Okay, it's not "breaking," but it does seem worth commenting on two recent cases in which officers did not open fire on a suspect.
Of course most police-citizen interactions do not end in death, but lately it has at least started to seem a little like that's the exception rather than the rule.
The first of these surprisingly non-fatal incidents is the one in which a 42-year-old man jumped the fence, ran across the lawn and got into the White House [update: two rooms into it] before he was apprehended. Some, perhaps understandably, saw this as a failure. "Under no circumstances," said Politico, "should anyone be able to vault over the fence and run unimpeded into the residence." Really? What if the place is on fire and the person is a firefighter? What if the vaulter is a 14-year-old kid who doesn't know there are supposed to be snipers on the roof to protect the lawn?
Okay, maybe they should not actually be able to "run unimpeded into the residence"—and the White House has announced that from now on, darn it, it is going to keep that door locked—but in cases like that I think most would prefer that the intruder not end up dead, even if a shooting might be seen as understandable.
And that, surprisingly, is what happened here. As Josh Voorhees wrote at Slate, "it's worth pausing for a second to acknowledge something the Secret Service got right amidst all they did wrong: not a single shot was fired. [Omar] Gonzalez, an Iraq War veteran who is likely mentally ill, is still alive."
The second and possibly even more astounding incident happened over the weekend in Ann Arbor, Michigan, when this happened:
[T]hree men were in the street, one of whom had a sword raised over his head and was moving toward another man. The officers shined their spotlight on the man and told him to drop the sword, while taking out their guns and pointing them at the man.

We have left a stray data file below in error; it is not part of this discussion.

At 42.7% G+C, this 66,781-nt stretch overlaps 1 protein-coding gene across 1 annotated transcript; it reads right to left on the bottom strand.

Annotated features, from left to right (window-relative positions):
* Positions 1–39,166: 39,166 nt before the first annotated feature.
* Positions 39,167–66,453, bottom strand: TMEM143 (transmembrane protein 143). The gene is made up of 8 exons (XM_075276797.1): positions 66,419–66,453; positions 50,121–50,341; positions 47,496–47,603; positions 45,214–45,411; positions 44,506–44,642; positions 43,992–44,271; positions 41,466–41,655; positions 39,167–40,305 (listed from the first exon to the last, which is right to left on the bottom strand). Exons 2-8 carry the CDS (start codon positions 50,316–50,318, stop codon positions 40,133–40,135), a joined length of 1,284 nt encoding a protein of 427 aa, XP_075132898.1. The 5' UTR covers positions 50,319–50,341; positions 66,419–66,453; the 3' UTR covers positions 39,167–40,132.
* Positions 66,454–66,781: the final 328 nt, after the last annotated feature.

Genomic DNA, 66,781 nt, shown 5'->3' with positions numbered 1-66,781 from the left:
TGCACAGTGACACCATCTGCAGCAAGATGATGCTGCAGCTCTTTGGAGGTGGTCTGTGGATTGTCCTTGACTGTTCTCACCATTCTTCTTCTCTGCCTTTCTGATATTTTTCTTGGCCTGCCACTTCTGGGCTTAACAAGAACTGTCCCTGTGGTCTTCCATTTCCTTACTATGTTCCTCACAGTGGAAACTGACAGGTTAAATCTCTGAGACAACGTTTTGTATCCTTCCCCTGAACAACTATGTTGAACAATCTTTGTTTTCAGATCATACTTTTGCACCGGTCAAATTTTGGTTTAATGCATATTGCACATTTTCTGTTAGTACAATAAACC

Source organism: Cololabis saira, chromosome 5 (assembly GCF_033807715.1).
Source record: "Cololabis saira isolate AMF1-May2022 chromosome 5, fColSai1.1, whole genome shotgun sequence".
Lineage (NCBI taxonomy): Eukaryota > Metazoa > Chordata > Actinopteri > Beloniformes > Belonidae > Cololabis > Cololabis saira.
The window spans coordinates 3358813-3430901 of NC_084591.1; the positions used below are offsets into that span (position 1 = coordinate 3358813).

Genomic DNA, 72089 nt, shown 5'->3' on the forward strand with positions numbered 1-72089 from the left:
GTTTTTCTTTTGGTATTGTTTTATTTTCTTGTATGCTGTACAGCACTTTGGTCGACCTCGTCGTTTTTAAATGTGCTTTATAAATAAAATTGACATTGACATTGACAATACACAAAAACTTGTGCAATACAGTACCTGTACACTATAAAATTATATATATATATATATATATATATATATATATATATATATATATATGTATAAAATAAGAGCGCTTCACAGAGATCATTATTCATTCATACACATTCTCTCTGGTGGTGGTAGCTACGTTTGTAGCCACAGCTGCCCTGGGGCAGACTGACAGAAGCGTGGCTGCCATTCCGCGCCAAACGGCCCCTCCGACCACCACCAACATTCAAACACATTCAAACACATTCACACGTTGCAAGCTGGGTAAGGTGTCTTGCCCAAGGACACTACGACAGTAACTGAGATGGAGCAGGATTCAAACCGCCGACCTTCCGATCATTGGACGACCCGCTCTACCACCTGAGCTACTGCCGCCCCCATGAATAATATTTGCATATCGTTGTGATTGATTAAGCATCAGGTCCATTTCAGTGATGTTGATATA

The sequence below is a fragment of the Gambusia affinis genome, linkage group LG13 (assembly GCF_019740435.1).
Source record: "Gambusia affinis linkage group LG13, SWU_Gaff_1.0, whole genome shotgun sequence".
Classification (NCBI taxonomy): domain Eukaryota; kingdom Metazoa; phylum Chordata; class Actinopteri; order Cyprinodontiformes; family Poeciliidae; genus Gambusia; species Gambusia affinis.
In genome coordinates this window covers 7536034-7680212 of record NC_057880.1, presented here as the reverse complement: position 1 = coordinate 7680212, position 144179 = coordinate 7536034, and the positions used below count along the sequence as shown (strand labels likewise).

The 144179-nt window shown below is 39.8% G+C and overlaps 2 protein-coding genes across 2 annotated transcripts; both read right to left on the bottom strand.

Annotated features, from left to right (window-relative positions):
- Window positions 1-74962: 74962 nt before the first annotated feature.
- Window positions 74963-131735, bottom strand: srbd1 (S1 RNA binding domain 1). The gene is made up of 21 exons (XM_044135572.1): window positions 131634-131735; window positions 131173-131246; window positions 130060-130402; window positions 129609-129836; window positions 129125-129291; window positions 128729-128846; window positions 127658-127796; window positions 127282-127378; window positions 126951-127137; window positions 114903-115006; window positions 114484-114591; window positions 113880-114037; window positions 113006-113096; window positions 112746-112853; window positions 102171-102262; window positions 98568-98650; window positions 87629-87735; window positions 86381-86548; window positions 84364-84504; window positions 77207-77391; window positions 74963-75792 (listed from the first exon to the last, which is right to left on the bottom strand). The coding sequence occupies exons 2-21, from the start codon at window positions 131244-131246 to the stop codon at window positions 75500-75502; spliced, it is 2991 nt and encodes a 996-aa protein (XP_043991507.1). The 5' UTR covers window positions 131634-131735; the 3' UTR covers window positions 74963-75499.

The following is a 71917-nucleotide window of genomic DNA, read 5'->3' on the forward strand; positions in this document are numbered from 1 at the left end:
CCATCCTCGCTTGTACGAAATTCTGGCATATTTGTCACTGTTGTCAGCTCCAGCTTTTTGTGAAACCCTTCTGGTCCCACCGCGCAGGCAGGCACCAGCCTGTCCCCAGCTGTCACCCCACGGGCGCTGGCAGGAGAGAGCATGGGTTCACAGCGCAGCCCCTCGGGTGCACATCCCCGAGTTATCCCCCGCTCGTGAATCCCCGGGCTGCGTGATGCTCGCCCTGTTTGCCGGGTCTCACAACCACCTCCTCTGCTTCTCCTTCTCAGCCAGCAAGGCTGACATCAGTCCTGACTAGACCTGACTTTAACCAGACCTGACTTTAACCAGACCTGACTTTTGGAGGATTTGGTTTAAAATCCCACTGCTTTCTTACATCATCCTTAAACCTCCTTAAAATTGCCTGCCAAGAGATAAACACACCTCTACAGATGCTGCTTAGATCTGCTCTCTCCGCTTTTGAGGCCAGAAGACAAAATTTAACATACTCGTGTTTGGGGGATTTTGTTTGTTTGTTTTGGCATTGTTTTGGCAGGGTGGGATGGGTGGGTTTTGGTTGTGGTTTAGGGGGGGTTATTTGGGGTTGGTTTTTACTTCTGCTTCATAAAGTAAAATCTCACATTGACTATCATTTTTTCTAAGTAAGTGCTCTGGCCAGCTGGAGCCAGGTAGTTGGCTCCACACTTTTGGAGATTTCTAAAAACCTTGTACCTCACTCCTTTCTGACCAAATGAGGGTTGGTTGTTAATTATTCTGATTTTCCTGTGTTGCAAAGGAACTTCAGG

The man ... did not comply and instead ran at the police officers. He stopped about 15 feet away from the officers and was placed under arrest....
(Emphasis added.) Wait, what? I would call that last sentence a "twist ending," because it is most unlikely that anybody doing what this guy did would ever get the chance to stop voluntarily. In fact, I just paced off 15 feet here in my office and I'm now upgrading that to "almost impossible." My office is frankly not that big, but if I were armed, once inside that door waving a sword your lifespan might be limited. But this guy, too, is still alive.
Compare that case to this one, in which two St. Louis officers killed a 25-year-old man who walked toward them with a knife. The incident was caught on video (which, needless to say, is graphic). As soon as they arrive, the officers leap out with guns drawn, though at that point they have no reason to think he's dangerous. (He had been wandering around outside a convenience store, yelling.) And while a shot or at least a tasing is probably understandable once he approaches, they shoot to kill.
There's also video of the fatal shooting in the John Crawford case, which shows officers immediately opening fire on a man wandering around Wal-Mart with an air rifle that he had picked up off the shelf, talking on the phone and making no threatening moves. In that case a 911 caller had claimed (falsely) that the man was threatening others, but still the police made no attempt to assess the situation before opening fire. (Last week a grand jury declined to indict the shooter.)
Finally there's this one, which was not fatal but the speed with which the officer opens fire is incredible. He has stopped this driver for a seatbelt violation, and the driver's standing outside the open door of his truck. The officer asks him for his license, and he calmly leans in to get it. Apparently assuming the driver is reaching for a gun, the officer almost immediately fires four shots at him, hitting him once in the hip. All this was captured by the officer's dash cam, which also then recorded quite a few iterations of the question, "Why did you shoot me?" and some not-very-convincing answers. Possibly more surprising is that in this case, the officer has actually been fired and is being prosecuted.
Anyway, while officers who shoot too fast should be criticized (at a minimum), as Voorhees was suggesting we should take a second to praise the ones who don't shoot when they probably could have. Two cops in Michigan stood their ground and kept their heads when some guy charged them with a sword. Now that's bravery.
Do they give out decorations for not shooting people? If they do, those two should get one.